12 Tips for Training New Cleaners in Your Janitorial Company
March 16, 2018
March 16, 2018
Training can be time consuming and costly, but it’s also crucial to the success of your business. After all, your cleaners are the most important people on your customer service team!
To help you ensure your training program is as effective yet efficient as possible, here are 12 tips to help you save time and money while delivering quality training:
1. Hold Group Training Sessions
One of the biggest challenges with training is that it requires a huge investment of time from you/your management team, and while you can take steps to retain them, it’s not uncommon for cleaners to disappear in the first week or two of a new job.
When Swept founders Matt Cooper and Mike Brown ran their own janitorial company they would start the training process before any cleaners were officially hired. More specifically, they would invite candidates who passed the phone interview to attend a group training session. It was clearly explained to cleaners that this was part of the hiring process and that they needed to attend to be considered for the job.
Matt and Mike would then use a scorecard to keep track of how well candidates did during the group session. Did they arrive on time? Have they dressed appropriately? Were they engaged/asking questions?
2. Don’t Start From Scratch
Before you begin planning out the content you’ll cover during staff training, do a Google (and YouTube) search of training materials that are available online. You can save yourself a lot of time and ensure you’re delivering a thorough training program by using materials that someone else has created that are a good fit for your company, staff and contracts.
A few we have come across in our own research include:
Disclaimer: we’re not suggesting you rely solely on generic, one-size-fits-all training videos for your training program! But before you start entirely from scratch, see what’s out there that you can reuse and combine with your own content to create a comprehensive program in less time.
3. Explain the “Why” Behind the “What” and the “How”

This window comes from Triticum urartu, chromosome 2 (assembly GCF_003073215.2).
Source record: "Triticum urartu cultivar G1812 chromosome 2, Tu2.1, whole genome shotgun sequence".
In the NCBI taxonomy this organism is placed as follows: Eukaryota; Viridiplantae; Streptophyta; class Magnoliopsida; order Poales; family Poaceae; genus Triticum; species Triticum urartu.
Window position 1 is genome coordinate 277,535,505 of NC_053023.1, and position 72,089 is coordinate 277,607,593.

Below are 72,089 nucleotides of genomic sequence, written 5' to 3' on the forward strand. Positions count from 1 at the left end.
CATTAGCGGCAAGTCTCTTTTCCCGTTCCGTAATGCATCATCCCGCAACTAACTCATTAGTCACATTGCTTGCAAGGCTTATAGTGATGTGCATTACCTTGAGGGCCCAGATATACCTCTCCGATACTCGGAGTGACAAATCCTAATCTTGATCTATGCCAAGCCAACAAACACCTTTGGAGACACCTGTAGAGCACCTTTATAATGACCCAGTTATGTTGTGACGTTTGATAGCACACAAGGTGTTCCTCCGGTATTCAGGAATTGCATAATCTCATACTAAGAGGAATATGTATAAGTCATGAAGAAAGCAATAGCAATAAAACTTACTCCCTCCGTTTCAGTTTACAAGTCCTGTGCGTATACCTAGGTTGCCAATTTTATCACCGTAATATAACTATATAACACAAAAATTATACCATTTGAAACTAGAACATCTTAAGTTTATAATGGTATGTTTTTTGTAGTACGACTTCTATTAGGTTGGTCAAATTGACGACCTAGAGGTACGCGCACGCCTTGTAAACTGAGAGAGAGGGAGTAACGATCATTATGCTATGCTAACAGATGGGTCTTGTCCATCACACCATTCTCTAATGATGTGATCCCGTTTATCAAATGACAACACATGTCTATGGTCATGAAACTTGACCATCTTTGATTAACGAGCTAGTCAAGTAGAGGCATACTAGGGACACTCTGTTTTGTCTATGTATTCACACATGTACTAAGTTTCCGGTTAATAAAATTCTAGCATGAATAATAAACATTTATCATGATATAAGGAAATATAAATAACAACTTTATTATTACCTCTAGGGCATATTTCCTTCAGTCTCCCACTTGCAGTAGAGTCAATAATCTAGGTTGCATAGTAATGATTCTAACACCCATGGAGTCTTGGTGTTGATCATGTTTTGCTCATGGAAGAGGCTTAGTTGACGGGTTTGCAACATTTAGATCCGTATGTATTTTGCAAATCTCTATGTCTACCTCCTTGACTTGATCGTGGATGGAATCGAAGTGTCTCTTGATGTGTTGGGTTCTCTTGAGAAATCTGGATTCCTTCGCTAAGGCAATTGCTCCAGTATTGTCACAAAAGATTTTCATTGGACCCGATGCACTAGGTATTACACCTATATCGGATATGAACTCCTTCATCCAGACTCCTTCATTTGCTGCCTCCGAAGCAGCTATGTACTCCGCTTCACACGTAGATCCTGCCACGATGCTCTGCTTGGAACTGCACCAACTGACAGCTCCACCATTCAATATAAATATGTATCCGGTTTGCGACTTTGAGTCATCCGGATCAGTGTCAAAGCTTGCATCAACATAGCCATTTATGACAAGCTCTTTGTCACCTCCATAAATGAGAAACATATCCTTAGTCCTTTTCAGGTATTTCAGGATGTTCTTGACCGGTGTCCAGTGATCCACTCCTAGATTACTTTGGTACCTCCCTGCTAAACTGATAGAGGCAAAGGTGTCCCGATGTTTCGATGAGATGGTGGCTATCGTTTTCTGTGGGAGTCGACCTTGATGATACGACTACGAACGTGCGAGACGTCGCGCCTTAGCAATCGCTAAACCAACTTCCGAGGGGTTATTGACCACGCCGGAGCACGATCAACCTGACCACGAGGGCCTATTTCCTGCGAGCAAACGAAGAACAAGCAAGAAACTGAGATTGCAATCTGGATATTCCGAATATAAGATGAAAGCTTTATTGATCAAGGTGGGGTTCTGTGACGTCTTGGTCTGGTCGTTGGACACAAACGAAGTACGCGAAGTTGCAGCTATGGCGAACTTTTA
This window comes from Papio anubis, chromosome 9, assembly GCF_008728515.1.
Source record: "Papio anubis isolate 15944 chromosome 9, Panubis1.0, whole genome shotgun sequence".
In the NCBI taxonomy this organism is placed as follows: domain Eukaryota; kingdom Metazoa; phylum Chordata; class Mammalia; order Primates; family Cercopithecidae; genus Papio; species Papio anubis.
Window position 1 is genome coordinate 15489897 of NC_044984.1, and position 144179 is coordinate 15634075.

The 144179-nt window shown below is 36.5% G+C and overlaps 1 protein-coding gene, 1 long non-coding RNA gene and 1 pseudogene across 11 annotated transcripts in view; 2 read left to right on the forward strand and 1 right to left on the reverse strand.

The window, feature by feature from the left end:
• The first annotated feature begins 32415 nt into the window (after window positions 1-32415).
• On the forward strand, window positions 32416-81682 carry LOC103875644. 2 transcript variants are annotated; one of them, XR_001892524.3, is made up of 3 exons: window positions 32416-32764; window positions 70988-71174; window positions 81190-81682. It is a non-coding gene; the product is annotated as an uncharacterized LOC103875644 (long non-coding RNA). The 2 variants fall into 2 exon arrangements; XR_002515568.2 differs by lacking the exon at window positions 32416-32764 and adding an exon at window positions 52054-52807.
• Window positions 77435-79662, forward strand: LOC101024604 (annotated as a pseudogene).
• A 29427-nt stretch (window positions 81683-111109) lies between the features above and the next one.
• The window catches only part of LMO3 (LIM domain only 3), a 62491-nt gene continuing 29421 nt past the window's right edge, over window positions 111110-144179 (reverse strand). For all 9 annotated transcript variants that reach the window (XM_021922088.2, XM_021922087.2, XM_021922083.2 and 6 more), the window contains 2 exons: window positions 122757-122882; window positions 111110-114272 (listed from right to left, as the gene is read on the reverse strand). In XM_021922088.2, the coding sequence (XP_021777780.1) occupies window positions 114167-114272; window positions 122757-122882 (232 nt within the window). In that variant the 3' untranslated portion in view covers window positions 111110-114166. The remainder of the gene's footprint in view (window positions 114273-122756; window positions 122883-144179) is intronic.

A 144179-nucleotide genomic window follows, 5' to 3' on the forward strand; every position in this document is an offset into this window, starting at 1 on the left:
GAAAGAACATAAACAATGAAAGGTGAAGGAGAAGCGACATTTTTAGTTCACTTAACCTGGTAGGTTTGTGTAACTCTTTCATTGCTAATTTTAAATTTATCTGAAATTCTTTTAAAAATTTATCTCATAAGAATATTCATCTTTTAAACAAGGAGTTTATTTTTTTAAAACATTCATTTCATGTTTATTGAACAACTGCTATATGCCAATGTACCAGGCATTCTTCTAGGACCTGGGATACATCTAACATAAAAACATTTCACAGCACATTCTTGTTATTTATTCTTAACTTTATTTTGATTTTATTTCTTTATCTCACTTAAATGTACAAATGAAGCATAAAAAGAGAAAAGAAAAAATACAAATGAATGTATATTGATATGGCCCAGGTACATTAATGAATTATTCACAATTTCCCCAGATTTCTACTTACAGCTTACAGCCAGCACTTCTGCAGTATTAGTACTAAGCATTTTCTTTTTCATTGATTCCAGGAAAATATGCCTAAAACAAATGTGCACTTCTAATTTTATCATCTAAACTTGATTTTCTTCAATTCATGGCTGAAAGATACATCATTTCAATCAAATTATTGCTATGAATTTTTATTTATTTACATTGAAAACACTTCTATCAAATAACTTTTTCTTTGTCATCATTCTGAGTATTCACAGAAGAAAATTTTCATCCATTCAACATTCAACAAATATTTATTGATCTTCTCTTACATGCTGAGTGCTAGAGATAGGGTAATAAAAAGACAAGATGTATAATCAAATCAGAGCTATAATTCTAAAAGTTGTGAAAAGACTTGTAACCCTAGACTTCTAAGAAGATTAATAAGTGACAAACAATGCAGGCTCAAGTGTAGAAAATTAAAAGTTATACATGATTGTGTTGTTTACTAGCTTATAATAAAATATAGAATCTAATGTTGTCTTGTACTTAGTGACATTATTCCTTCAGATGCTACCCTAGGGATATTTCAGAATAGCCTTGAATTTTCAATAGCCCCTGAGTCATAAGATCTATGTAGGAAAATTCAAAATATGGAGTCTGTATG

Whether you decide to create your training program from scratch or lean on pre-existing materials found online, it’s important to ensure your training covers not just the what to clean and the how to clean it, but the why we do things the way we do.
This is important because if an employee doesn’t understand the importance of a task or procedure, they aren’t likely to make it a priority on the job. Take the time to talk about your reasoning for processes you’ve put in place.
For instance, if you want your cleaners to use Swept to report problems they run into on-site, explain that this is important because:
1) It helps protect them when something goes wrong (ie., by making you aware of the board room being locked they cannot be blamed for not cleaning it,)
2) it allows you to proactively reach out to the customer, which means you are more likely to keep them as long-term, happy clients, and long-term, happy clients mean steady, predictable work for that cleaner.
4. Provide Checklists
Even if it’s just in your head, by the time you’re ready to clean new trainers you’ll probably know what you need to cover in order for them to considered fully trained.
But putting these topics/items/conversations on paper in the form of a checklist and providing your cleaners with a copy of that checklist when they start their training can help keep you both on track. Not only will cleaners feel like you are keeping them well-informed, they will see that you are taking training seriously, and take it more seriously themselves. Some companies even have cleaners sign off on their training checklist when they are done or have completed certain modules to indicate that they agree they have received intended training.
5. Use Short Videos to Tell Stories
A great piece of advice that we’ve stolen from Mike Campion at Grow My Cleaning Company is to use videos to tell stories throughout your training. Mike talks about how having employees act out examples of both the correct and incorrect way to do things is a great way to engage the cleaners and make the information stick. The skits can then be recorded and used as training videos for future cleaners.
The key with videos, however, is to keep them short (we’re talking like 30 seconds,) so that the information is easily digestible and you hold the employees’ attention.
6. Use Quizzes to Measure Understanding
Quizzes are a great way to identify when a cleaner might need additional training in a certain area. Keep quizzes short and the questions fair (no trick questions!) to help your cleaners be successful when taking them. Your goal isn’t to make them feel like they are back in school, but rather to ensure you’re not sending them out in the field before they are ready. This is good for both you and them, so be sure to communicate it that way.
7. Communicate What Success Looks Like On-Site